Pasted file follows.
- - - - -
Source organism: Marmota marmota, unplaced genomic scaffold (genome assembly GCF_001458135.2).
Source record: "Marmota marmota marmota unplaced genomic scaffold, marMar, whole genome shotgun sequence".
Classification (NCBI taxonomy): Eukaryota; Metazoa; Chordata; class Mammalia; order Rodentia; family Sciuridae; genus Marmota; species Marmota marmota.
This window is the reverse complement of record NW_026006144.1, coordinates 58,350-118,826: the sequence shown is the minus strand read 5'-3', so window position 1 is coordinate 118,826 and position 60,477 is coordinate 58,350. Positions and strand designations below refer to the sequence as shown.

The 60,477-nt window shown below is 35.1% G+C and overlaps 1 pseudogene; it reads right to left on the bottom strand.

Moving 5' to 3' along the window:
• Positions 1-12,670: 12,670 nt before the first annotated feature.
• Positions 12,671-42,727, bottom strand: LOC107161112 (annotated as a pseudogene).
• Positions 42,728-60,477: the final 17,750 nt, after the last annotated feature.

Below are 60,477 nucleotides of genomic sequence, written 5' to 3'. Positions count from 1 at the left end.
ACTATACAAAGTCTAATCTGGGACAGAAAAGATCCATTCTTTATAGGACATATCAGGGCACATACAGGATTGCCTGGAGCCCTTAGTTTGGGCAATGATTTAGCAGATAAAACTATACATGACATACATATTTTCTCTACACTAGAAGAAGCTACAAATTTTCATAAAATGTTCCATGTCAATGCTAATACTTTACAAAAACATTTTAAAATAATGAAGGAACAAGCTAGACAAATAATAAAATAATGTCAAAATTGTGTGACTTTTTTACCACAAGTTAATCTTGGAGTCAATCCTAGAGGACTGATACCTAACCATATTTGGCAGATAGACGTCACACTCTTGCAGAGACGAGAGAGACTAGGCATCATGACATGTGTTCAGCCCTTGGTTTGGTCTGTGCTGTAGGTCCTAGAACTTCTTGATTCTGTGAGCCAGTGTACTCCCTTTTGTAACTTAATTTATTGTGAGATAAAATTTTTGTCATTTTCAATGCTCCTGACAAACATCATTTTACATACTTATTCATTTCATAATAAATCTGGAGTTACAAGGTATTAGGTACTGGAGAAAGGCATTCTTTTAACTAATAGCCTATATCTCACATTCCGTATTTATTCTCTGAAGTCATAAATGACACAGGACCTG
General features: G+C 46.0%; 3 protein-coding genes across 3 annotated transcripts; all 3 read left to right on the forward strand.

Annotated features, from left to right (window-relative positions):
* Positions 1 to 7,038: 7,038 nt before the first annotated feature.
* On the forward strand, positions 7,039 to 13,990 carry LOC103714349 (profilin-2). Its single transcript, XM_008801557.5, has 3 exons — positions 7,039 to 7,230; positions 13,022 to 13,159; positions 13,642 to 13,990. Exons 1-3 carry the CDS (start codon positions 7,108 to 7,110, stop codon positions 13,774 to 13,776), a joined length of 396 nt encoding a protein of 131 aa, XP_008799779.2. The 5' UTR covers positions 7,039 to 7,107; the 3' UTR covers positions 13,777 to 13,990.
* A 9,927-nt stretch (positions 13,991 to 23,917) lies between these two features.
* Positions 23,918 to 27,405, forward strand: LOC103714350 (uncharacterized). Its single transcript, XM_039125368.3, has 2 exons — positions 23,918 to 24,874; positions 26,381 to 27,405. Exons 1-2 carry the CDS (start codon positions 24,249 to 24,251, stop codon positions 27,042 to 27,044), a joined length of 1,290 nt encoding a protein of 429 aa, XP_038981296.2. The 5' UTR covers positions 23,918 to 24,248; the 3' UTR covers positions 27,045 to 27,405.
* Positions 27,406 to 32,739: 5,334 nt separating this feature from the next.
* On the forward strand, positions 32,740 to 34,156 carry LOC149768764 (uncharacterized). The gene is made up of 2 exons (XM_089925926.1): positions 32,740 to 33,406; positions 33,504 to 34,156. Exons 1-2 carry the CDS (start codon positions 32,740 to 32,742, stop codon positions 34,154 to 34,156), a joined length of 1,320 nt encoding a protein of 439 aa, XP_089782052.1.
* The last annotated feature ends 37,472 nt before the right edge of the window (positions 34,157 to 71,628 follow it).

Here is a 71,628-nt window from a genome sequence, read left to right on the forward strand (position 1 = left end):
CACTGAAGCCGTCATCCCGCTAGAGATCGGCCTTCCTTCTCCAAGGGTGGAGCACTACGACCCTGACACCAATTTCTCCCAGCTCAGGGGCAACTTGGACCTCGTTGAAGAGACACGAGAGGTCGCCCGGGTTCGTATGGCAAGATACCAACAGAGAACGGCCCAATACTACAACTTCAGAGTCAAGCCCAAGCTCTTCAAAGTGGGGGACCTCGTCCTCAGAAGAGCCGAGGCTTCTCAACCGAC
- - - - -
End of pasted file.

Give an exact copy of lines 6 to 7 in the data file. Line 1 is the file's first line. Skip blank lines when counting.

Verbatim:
Moving 5' to 3' along the window:
• Positions 1-12,670: 12,670 nt before the first annotated feature.